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Reckoning over sexual harassment, assault in craft beer industry echoes through Colorado

The owner of Lady Justice Brewing in Aurora says women in the industry have often talked about these issues behind closed doors.

DENVER — Bess Dougherty spent part of her Sunday afternoon stuck in what felt like a panic attack spurred by what she was reading on social media.

The stories were familiar and triggering. They were detailed accounts of women in the beer industry who faced sexual harassment and assault simply doing their jobs.

“It makes me angry that things haven’t changed, that there hasn’t been progress,” Dougherty said. “It makes me angry how many people have suffered because of the boys club mentality of the brewing industry. And it makes me want to burn it all down and change it and actually make it the inclusive industry that it touts itself to be.”

Thousands of women were inspired to tell their individual stories by an Instagram post by the user @RatMagnet, a female brewer named Brienne Allan in Massachusetts. Allan detailed constant questioning by peers about whether she was capable to do a job in the brewhouse. When she asked about other sexist comments heard by women in the industry, she got thousands of responses.

Some of the stories detail misogynistic comments from male customers in taprooms. Others detail a culture of sexual harassment and in some cases sexual violence that has led to at least one prominent brewer stepping down from his post.

Dougherty, a brewer at Ratio Beerworks in Denver, said the stories weren’t surprising. But they were depressing. And they brought back bad memories.

In her nine years in the industry, Dougherty said she’s been frequently demeaned by customers and co-workers. She said when giving public tours of the brewery, men challenged her knowledge of the process. While serving her own beer at festivals, male attendees asked her if she even liked beer or if she was just a hired “promo girl.”

And the behavior went far beyond distasteful comments.

“I lost count of how many times at events and festivals I’ve been groped by people in the industry and people outside of the industry,” she said. “Up to and including, like, being raped by a former co-worker.”

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“It’s just one of those impossible feeling situations because all the boys stick together. This is their house and I’m coming in. I’m just trying to do my job. I’m trying to make beer – that’s what I’m passionate about.”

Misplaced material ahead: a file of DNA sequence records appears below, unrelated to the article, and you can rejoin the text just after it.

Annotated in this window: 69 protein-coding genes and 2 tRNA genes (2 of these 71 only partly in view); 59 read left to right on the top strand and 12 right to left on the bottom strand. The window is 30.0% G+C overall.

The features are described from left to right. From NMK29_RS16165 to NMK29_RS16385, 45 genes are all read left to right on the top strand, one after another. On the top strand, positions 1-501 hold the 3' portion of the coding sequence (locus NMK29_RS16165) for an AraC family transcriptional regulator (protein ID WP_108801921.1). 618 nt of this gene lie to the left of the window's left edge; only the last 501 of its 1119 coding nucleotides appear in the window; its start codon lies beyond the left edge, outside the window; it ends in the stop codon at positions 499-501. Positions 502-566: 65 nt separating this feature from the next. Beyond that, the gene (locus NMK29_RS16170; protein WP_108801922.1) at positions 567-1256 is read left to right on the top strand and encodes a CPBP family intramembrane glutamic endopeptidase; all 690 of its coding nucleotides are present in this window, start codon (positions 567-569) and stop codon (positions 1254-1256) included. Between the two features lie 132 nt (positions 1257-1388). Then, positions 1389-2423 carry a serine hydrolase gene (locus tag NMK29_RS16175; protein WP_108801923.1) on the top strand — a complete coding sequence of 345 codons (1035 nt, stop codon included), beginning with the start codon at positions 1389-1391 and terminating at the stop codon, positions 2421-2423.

She blames a beer culture dominated by men both in the workplace as co-workers and the taproom as customers. And she blames an environment where alcohol flows freely, often hindering judgment.

“For the last few years at festivals and events I’ll taste a couple of beers, do a beer shot with my dear friends, and then I don’t drink because I don’t want to give that as an excuse for what might happen to me,” Dougherty said. “It’s heartbreaking that we have to do things like that to feel safe just doing our jobs.”

At female-owned Lady Justice Brewing in Aurora, owner Betsy Lay hasn’t experienced those dark moments to the same extent, but she’s heard plenty of comments.

“Guys at brew festivals who’ve had a couple of drinks and finally say what’s on their mind,” Lay said.

She said men have asked her if the yeast she uses comes from her female anatomy. They’ve asked if the beer comes with a sandwich. And they’ve asked whether she’s qualified to brew at all.

Lay said women in the industry have often talked about these issues behind closed doors, afraid to expose them for fear of losing their jobs.

“I’ve heard from women who’ve left the beer industry because of this,” she said.

The Boulder-based Brewer’s Association, a trade group representing craft brewers across the country has faced criticism this week for not doing more to stop the toxic culture inside breweries. The organization said it working to provide resources to brewers to help them fight these issues. These issues violate the group's code of conduct and anyone can file a complaint to be investigated by the organization.

“We still don’t have safe spaces for reporting,” Lay said. “We still don’t necessarily have an organized effort to make these changes in the beer industry yet.”

This new movement might be the spark.

“Now that it’s hard to ignore this it’s time to make some change,” Lay said.

Contact 9News Reporter Steve Staeger with tips about this or any story by e-mailing steve@9news.com.

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